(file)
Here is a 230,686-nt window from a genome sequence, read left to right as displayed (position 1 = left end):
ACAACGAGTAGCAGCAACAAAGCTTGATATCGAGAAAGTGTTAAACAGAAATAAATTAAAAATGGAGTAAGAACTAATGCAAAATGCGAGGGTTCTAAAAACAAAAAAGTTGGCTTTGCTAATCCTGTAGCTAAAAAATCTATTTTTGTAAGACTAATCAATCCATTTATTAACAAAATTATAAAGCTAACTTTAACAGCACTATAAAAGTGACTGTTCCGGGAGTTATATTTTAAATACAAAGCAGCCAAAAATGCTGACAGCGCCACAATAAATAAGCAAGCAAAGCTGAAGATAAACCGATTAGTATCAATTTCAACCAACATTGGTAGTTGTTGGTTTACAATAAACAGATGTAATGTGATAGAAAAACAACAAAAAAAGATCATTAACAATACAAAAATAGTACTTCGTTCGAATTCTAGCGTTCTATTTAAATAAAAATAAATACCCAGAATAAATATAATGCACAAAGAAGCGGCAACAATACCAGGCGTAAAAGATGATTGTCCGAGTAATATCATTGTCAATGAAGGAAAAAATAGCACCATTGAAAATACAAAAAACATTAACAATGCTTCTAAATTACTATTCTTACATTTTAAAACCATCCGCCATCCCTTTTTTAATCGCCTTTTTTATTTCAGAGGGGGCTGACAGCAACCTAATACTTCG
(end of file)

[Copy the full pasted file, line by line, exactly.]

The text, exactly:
Here is a 230,686-nt window from a genome sequence, read left to right as displayed (position 1 = left end):
ACAACGAGTAGCAGCAACAAAGCTTGATATCGAGAAAGTGTTAAACAGAAATAAATTAAAAATGGAGTAAGAACTAATGCAAAATGCGAGGGTTCTAAAAACAAAAAAGTTGGCTTTGCTAATCCTGTAGCTAAAAAATCTATTTTTGTAAGACTAATCAATCCATTTATTAACAAAATTATAAAGCTAACTTTAACAGCACTATAAAAGTGACTGTTCCGGGAGTTATATTTTAAATACAAAGCAGCCAAAAATGCTGACAGCGCCACAATAAATAAGCAAGCAAAGCTGAAGATAAACCGATTAGTATCAATTTCAACCAACATTGGTAGTTGTTGGTTTACAATAAACAGATGTAATGTGATAGAAAAACAACAAAAAAAGATCATTAACAATACAAAAATAGTACTTCGTTCGAATTCTAGCGTTCTATTTAAATAAAAATAAATACCCAGAATAAATATAATGCACAAAGAAGCGGCAACAATACCAGGCGTAAAAGATGATTGTCCGAGTAATATCATTGTCAATGAAGGAAAAAATAGCACCATTGAAAATACAAAAAACATTAACAATGCTTCTAAATTACTATTCTTACATTTTAAAACCATCCGCCATCCCTTTTTTAATCGCCTTTTTTATTTCAGAGGGGGCTGACAGCAACCTAATACTTCG